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Discussion Starter · #1 · (Edited)
One question that has never been explained to me is why do some manufacturer's use ammonium or urea based compounds in their products as a source of Nitrogen. On all forums I visit it is drummed into you how adding ammonium and urea to your planted tank will create algae mayhem and that potassium nitrate is the way to go. Do the manufacturers know something? I even tried replacing potassium nitrate with urea keeping the N amount the same for several weeks but didn't notice any difference in plant growth nor did I suffer any algae outbreaks.

James
 

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Discussion Starter · #7 ·
I have decided to give dosing urea a go and see if there are any benefits. All plants currently grow great except for two. These are Alternanthera Reineckii 'lilacina' and Ludwigia Glandulosa which seem to grow with small and deformed leaves. I could of course always ditch these two plants but I like to persevere with them. I have tried different dosing stratergies from heavy EI through to a fairly lean dosing system that I currently use. Actually I found the heavier I dosed the worse the problem became with these two plants.

Been dosing urea for a few days and so far no problems. I'm adding 0.5ppm urea daily and have reduced the potassium nitrate so that the total nitrogen has remained the same. Potassium sulphate has been increased to compensate for the reduced potassium from the KNO3.

What I'm looking for is obviously an improvement in plant growth but also how nitrate levels change. If they drop then this would suggest that the plants are using the urea, but if they remain the same then this would suggest that the filter is getting to the urea first and converting it to nitrate. Because urea has a very high N content I'm now dosing about a third of the potassium nitrate as I was before, which is quite a difference.

I'll update this thread on any progress.
James
 

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Discussion Starter · #9 ·
It's been two weeks now since I started dosing urea and I have noticed a dramatic change in my Alternathera Reinekii and Ludwigia Glandulosa. Both are now producing much larger and non-crinkled leaves compared to before, which I must admit has surprised me. All other plants are growing exactly the same as before except maybe the Rotala Macrandra which seems to look fuller and healthier.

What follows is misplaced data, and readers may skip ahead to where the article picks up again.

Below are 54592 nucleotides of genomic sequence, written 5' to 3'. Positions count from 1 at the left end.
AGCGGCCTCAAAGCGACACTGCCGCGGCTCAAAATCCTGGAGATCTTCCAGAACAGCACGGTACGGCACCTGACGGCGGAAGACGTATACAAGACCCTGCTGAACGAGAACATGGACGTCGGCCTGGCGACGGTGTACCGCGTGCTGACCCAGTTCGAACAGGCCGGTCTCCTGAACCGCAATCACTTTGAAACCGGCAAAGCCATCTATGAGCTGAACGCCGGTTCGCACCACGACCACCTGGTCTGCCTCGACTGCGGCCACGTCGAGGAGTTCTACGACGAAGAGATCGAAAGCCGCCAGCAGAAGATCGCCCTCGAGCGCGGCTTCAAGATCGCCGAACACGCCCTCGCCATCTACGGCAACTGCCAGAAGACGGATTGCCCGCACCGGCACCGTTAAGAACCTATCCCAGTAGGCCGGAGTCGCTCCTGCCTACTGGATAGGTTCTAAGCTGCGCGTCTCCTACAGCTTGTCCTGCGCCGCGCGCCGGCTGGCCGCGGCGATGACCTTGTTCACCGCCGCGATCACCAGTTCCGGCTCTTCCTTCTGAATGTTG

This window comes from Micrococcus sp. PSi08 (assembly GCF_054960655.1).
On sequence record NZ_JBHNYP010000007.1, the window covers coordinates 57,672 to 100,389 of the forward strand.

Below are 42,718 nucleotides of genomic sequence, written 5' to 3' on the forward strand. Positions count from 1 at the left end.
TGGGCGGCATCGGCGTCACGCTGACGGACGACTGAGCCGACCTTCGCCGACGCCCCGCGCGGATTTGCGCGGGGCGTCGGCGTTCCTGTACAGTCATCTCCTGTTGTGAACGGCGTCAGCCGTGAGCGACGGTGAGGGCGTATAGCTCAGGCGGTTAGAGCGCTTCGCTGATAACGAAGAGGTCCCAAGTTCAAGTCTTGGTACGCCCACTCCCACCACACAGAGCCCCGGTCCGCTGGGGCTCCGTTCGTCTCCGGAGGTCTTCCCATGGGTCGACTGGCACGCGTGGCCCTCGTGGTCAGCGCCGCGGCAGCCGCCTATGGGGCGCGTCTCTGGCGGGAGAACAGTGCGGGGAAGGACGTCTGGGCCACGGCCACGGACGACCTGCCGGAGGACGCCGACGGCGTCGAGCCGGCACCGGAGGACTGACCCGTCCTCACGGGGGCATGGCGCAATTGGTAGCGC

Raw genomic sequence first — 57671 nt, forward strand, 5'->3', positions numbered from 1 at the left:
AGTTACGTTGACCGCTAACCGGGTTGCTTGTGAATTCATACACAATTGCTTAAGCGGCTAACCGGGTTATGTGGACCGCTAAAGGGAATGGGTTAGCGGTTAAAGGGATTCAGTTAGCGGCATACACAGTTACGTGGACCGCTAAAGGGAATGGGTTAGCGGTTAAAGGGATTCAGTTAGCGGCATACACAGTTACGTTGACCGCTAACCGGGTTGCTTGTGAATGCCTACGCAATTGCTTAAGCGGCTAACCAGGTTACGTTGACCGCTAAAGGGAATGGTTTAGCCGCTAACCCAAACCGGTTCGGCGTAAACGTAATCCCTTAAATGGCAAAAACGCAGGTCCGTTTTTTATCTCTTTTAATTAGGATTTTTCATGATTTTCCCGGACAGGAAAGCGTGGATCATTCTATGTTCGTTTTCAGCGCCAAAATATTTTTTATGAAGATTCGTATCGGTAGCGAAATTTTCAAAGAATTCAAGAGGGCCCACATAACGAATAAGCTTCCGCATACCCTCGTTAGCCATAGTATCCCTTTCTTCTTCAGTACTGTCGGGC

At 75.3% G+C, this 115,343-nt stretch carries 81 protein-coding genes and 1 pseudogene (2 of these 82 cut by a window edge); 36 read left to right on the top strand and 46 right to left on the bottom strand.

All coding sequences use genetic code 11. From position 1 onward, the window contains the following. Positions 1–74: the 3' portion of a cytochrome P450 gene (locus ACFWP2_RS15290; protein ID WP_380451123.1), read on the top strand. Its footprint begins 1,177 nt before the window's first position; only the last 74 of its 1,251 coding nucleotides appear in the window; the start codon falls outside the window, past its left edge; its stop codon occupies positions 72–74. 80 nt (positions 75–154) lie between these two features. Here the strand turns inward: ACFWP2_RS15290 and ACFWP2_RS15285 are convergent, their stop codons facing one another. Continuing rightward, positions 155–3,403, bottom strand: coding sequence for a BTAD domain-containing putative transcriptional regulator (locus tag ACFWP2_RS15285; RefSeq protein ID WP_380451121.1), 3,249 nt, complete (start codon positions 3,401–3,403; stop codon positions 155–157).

This better growth could be due to the added urea but it could also could be due to the lower levels of nitrate that I've been dosing. Next step is to increase nitrate levels again and see how the plants react.

There have been no noticeable effects to fish or shrimp and also no algae problems.

James
 

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Discussion Starter · #17 ·
Funny you should mention it as I've just stopped dosing the urea about 3 weeks ago and gone back to straight potassium nitrate. So far to be honest I haven't noticed any real change so am now coming round to the idea that perhaps it wasn't the dosing of urea that had the effect as during the dosing of the urea I also suffered stunting at times.

I still have the Ludwigia Glandulosa which sometimes grows fine and other times doesn't. I'm still at a loss as why it happens. And before others jump in and say CO2 I'm going to say that I've had CO2 and flow levels really high and have also given the Ludwigia Glandulosa it's own personal supply of CO2 mist. I'm now strating to believe that it is to do with growth rates and that trying to make it grow too fast causes the deformations. I've dropped the T5's in favour of the old T8's and will note to see if this makes any difference.

One thing I have noticed is that the blyxa japonica does a lot better with higher nitrate levels.

James
 
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